For vertebrates, it has been suggested that increased sperm length results in greater energy reserves and faster swimming speeds, and thus may confer an advantage in sperm competition, either by reaching the site of fertilization quicker or by having better ova penetrating ability (Gomendio & Roldan 1991; Byrne et al. 2003; Fitzpatrick et al. 2009). In mammals, variation in overall sperm length is due primarily to differences in the length of the midpiece and flagellum (Cummins & Woodall 1985). The sperm midpiece contains a dense helical array of mitochondria that provides energy to propel the cell, the volume of which determines the flagellar beat frequency (Cardullo & Baltz 1991). Thus, the size of the sperm midpiece may be important in determining the outcome of sperm competition. Indeed, comparative studies among vertebrates have shown that sperm size correlates positively with sperm swimming speed (Fitzpatrick et al. 2009; Lüpold et al. 2009). Among primates, males of polygamous species have sperm with larger midpieces, and presumably higher densities of mitochondria, compared with monogamous species, suggesting that increases in midpiece volume may translate to greater swimming velocities and thus lead to an advantage in sperm competition (Anderson & Dixson 2002). This evolutionary association extends across a variety of mammalian taxa (Anderson et al. 2005). In contrast, a study of red deer (Cervus elaphas) revealed a negative association between sperm midpiece length and sperm swimming speed (Malo et al. 2006), highlighting the need for further within-species investigations of this relationship in other mammals. Here, we performed sperm velocity assays, obtained linear measurements of sperm and analysed the relationship between sperm morphology and sperm velocity in house mice populations subject to selection from sperm competition and populations subject to enforced monogamy.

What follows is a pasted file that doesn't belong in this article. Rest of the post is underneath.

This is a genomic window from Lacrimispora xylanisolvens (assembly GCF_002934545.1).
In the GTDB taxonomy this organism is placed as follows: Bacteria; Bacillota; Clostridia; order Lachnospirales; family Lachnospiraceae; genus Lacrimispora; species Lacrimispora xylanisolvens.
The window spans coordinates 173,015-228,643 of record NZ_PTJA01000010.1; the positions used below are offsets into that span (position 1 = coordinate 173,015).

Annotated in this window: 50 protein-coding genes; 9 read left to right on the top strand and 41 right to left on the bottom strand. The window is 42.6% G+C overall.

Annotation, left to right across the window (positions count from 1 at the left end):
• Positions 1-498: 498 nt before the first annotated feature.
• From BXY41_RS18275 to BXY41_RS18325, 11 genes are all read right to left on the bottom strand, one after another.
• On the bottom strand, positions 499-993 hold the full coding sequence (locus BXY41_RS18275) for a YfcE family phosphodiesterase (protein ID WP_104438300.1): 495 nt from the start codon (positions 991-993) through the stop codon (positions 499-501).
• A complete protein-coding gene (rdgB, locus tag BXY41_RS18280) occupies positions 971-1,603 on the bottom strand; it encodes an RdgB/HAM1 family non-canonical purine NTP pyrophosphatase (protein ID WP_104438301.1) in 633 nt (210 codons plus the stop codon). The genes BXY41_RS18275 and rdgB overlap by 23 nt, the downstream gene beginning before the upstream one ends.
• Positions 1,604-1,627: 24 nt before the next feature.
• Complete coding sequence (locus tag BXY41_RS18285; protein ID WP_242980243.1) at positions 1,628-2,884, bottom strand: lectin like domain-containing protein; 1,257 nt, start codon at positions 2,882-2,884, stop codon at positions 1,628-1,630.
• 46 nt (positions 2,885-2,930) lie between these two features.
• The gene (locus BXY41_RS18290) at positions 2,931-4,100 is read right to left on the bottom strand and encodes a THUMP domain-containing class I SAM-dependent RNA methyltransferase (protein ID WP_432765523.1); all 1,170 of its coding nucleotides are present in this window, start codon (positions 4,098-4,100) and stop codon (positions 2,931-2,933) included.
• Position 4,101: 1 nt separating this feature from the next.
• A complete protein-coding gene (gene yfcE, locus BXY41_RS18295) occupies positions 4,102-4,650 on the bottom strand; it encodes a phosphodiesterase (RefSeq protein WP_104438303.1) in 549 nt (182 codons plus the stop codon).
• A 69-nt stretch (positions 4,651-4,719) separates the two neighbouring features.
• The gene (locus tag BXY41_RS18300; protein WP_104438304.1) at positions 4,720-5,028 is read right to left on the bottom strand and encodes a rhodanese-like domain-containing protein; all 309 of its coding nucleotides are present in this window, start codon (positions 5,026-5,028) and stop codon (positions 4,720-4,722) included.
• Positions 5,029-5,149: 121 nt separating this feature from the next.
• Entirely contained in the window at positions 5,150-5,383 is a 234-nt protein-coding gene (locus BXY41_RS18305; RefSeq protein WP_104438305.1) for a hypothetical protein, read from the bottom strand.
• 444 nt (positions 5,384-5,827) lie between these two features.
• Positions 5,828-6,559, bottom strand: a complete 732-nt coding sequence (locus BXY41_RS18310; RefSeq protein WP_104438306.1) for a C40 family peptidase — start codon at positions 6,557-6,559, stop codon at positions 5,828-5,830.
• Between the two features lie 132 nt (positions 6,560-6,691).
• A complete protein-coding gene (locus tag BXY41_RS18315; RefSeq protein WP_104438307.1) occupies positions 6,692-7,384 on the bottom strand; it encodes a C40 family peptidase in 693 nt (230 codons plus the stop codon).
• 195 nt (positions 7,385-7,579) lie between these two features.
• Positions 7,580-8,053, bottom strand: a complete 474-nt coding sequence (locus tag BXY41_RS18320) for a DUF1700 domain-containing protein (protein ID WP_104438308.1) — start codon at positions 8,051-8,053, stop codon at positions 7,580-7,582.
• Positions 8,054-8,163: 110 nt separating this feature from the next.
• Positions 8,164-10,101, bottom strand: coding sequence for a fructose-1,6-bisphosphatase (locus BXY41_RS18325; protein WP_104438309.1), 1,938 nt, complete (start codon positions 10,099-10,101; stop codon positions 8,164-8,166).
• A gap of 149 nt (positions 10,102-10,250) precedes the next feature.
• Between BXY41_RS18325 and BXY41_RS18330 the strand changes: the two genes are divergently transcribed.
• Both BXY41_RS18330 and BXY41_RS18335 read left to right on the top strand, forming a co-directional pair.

In 2005, wild-derived house mice (n = 120) were obtained from an animal resources centre (Murdoch, Western Australia, Australia) and subjected to laboratory evolution (Firman & Simmons in press). Eight selection lines were established and maintained under either a polygamous (P) or a monogamous (M) mating regime. Historical information on the source population used to establish the selection lines, the mating design and selection regime has been described previously (Firman & Simmons in press). Following five generations of selection, eight-week-old males (n = 68) were sacrificed via lethal injection and used for sperm analyses. Males from four M lines and three P lines were used in this experiment. Sperm from the caudal epididymides were incubated at 37°C for 90 min in a culture medium (Firman & Simmons 2008a). A detailed description of the medium and culture conditions is described elsewhere (Murase & Roldan 1996). Sperm velocity was quantified using the CEROS computer-assisted sperm analysis system (CASA) (v.10, Hamiliton & Thorne Research) using standard mouse parameters (Nayernia et al. 2003). An approximately 10 µl aliquot of sperm suspension was loaded into a haemocytometer and five fields of view were scanned. The CASA gave measures of total sperm number and the percentage motile sperm, and provided velocity parameters including: average path velocity (VAP), curvilinear velocity (VCL), straight line velocity (VSL), beat cross frequency, amplitude of head displacement, linearity and straightness. Samples were maintained at 37°C and CASA scans were repeated at set intervals over 5 h. These data were use to construct a ‘percentage motile sperm’ decay curve, the magnitude of which was used as a measure of sperm longevity.